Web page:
- diving ducks of North America having a bluish-grey bill
Recent Scrabble Words of the Day
« Word of the Day Archives. About WordThink. WordThink provides you with a daily reminder to use many of the words you already know, and some persuasive new words you can use every day. The word of the day for June 22, 2020, is prodigy. Improve your English vocabulary: Sign up to receive Word of the Day e-mail updates. Foster students’ love for language and help them develop an appreciation for interesting words. Great as a daily lesson plan or incorporated into your classroom activities. Notebook contains 180 daily vocabulary words, including definitions, word origin, and ways of incorporating each word into everyday sentences. The Word of the Day is a recurring Sesame Street feature that debuted in season 38 and lasted through season 45. The segment highlights a particular word introduced before the show with What's the Word on the Street? The standard format for every segment was established by season 39, in that Muppet characters (usually Elmo) would accompany celebrities in explaining or demonstrating the word. HinKhoj Dictionary Daily word of the day to improve hindi and english vocabulary. Subscribe to the daily word of the day email. The daily word of the day is a popular words selected from current news and discussions and is properly explained by images and videos.
Word Of The Day
- gloryJan 21, 2021 CST
- a state of high honor
- atripJan 20, 2021 CST
- (of an anchor) just clear of the bottom
- harvestJan 19, 2021 CST
- the yield from plants in a single growing season
- illuminationJan 18, 2021 CST
- a condition of spiritual awareness; divine illumination
- bilgewaterJan 17, 2021 CST
- pretentious or silly talk or writing
- partitionJan 16, 2021 CST
- a vertical structure that divides or separates (as a wall divides one room from another)
- acknowledgeJan 15, 2021 CST
- declare to be true or admit the existence or reality or truth of
- exposeJan 14, 2021 CST
- the exposure of an impostor or a fraud
- staginessJan 13, 2021 CST
- an artificial and mannered quality
- epistleJan 12, 2021 CST
- a specially long, formal letter
- alabastrineJan 11, 2021 CST
- of or resembling alabaster
- gimpJan 10, 2021 CST
- disability of walking due to crippling of the legs or feet
- tigressJan 9, 2021 CST
- a female tiger
- demoJan 8, 2021 CST
- a visual presentation showing how something works
- hospitalityJan 7, 2021 CST
- kindness in welcoming guests or strangers
- dizenJan 6, 2021 CST
- dress up garishly and tastelessly
- movableJan 5, 2021 CST
- personal as opposed to real property; any tangible movable property (furniture or domestic animals or a car etc)
- obscureJan 4, 2021 CST
- make less visible or unclear
- concupiscenceJan 3, 2021 CST
- a desire for sexual intimacy
- persiflageJan 2, 2021 CST
- light teasing
- ollaJan 1, 2021 CST
- leaf or strip from a leaf of the talipot palm used in India for writing paper
- feudalDec 31, 2020 CST
- of or relating to or characteristic of feudalism
- gasoleneDec 30, 2020 CST
- a volatile flammable mixture of hydrocarbons (hexane and heptane and octane etc.) derived from petroleum; used mainly as a fuel in internal-combustion engines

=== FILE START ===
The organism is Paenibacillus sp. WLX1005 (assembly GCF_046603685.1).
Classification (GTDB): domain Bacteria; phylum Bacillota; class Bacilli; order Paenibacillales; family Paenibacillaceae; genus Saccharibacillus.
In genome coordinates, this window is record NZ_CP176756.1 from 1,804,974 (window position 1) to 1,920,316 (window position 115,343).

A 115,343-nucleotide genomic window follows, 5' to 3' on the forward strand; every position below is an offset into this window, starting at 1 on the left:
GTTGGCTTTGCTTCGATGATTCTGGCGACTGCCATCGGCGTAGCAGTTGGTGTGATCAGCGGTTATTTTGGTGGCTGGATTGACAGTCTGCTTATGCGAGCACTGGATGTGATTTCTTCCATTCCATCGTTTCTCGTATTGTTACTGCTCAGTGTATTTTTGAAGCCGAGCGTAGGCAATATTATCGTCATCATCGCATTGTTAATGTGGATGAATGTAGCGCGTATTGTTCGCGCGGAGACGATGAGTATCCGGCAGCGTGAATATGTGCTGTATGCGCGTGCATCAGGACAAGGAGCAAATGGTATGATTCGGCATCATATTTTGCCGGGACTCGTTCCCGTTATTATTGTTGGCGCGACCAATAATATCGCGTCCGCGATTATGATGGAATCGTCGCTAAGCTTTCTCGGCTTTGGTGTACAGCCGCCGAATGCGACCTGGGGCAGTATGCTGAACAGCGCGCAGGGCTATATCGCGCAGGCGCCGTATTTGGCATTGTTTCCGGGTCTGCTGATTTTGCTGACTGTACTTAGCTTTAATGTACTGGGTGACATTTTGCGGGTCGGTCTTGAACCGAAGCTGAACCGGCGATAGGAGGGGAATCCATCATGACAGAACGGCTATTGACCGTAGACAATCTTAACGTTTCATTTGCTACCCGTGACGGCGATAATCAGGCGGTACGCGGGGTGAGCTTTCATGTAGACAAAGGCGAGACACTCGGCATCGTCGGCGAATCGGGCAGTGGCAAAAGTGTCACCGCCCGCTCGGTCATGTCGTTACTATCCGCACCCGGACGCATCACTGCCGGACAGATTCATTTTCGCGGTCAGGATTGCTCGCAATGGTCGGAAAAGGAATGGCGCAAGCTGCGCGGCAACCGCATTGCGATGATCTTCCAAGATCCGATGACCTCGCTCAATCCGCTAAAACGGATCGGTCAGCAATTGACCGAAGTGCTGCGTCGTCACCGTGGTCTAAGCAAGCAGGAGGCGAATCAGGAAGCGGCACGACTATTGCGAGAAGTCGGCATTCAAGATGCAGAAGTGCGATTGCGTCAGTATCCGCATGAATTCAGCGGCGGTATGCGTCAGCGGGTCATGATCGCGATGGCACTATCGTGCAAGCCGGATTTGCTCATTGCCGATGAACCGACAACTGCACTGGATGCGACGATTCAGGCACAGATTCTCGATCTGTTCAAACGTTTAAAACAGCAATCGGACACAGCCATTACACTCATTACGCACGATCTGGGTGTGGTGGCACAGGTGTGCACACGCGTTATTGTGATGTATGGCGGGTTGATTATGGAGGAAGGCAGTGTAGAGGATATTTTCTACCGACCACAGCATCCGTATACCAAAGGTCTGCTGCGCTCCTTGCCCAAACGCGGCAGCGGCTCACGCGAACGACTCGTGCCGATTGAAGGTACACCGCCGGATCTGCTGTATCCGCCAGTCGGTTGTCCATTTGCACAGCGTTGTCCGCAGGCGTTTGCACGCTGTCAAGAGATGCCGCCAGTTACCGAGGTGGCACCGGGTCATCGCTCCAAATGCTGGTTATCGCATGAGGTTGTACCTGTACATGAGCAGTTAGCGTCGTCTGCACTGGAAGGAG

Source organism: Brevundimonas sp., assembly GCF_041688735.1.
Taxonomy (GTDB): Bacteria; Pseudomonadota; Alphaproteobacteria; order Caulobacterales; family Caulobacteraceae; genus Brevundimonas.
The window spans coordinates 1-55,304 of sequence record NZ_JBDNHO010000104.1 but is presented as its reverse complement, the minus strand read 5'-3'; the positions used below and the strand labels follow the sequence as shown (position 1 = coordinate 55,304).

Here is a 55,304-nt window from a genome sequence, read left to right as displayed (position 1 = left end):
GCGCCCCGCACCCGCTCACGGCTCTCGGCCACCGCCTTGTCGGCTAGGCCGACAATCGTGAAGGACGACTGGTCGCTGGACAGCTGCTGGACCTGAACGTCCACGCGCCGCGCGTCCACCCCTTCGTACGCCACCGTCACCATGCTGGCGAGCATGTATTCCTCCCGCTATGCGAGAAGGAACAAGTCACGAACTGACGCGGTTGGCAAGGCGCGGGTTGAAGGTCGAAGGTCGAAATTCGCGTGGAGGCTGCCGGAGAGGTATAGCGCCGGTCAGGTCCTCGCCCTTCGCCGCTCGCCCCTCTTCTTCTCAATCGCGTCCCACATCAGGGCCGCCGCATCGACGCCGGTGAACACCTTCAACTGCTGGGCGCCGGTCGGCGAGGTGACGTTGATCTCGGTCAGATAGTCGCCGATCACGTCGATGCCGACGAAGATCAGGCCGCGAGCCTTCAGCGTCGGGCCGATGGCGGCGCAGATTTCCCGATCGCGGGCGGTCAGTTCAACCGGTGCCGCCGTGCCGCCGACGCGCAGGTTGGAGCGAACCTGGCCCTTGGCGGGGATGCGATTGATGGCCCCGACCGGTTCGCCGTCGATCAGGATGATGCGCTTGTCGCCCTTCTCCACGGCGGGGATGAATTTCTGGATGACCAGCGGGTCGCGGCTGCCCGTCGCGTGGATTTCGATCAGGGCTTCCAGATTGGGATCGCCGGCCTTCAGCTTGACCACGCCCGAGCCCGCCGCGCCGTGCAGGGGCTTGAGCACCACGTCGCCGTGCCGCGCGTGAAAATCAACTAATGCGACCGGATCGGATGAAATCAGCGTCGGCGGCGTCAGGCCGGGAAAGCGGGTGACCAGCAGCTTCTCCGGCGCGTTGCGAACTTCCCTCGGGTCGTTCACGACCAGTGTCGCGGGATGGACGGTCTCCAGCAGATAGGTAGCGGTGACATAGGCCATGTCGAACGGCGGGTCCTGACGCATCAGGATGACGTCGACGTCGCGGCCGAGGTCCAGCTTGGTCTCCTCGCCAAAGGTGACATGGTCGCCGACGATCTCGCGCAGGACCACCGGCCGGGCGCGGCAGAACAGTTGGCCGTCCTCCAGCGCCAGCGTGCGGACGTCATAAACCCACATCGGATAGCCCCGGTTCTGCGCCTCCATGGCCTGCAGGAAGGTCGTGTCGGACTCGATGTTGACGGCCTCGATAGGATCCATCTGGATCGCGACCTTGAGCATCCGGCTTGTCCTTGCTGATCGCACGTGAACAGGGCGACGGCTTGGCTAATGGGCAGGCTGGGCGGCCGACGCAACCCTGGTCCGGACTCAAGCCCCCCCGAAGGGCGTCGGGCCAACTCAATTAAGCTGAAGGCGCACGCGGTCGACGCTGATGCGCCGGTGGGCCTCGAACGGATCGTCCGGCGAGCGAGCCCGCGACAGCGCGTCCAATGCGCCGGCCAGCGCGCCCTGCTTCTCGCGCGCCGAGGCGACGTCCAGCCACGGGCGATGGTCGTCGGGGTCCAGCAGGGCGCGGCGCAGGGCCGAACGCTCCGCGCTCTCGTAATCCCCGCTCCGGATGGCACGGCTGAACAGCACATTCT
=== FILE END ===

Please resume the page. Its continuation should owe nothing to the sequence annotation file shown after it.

- plodderDec 29, 2020 CST
- someone who walks in a laborious heavy-footed manner
- cavortDec 28, 2020 CST
- play boisterously
- bolshyDec 27, 2020 CST
- emotionally charged terms used to refer to extreme radicals or revolutionaries
- svelteDec 26, 2020 CST
- being of delicate or slender build
- academismDec 25, 2020 CST
- orthodoxy of a scholastic variety
- parkingDec 24, 2020 CST
- space in which vehicles can be parked
- lacrimationDec 23, 2020 CST
- shedding tears
To wriggle means ‘to twist from one side to the other’ or ‘to move along with twisting movements,’ like worms or snakes do, or ‘to make something move with such movements.’ Figuratively, it means ‘to contrive a way out of a difficulty.’ As a noun, a wriggle is a twisting movement.
- The bored child wriggled in her seat.
- The snake wriggled across the path.
- Paul wriggled through the narrow gap.
- The dancer wriggled her hips.
- Tom was annoyed that his little brother had managed to wriggle out of trouble again.
- The cat freed itself from its owner's grasp with a wriggle.
In pop culture
Listen to Kylie Minogue singing “Word Is Out,” and read the lyrics here:
Listen out for the lyric “You can’t wriggle out of this.”
Did you know?
Of course, the verb twist also means to move with a twisting motion, but a twist is a single movement, whereas, when you wriggle, the twisting motion is repeated.
Word Of The Day Dictionary
wriggler (noun), wriggly (adjective), wriggling (adjective) Free christian resources by mail.
Wriggle dates back to the late 15th century. The late Middle English verb wrigglen was borrowed from the Middle Low German wriggelen or wrigglen, a frequentative form of wriggen, which meant ‘to twist or turn.’ It can be traced back to the Proto-Germanic root wrig-, from wreik– (to turn), and the Proto-Indo-European root wer– (to turn or bend). It is related to the Dutch wriggelen (wriggle) and the Old English wrigian (to turn, incline or go forward), as well as many modern English words, including adverse, controversy, convert, diverse, inward, pervert, prose, universe, verge, verse, versus, warp, worm, worry, worth, wrap, wrench, wrinkle, wrist and wry.
Wriggle in other languages
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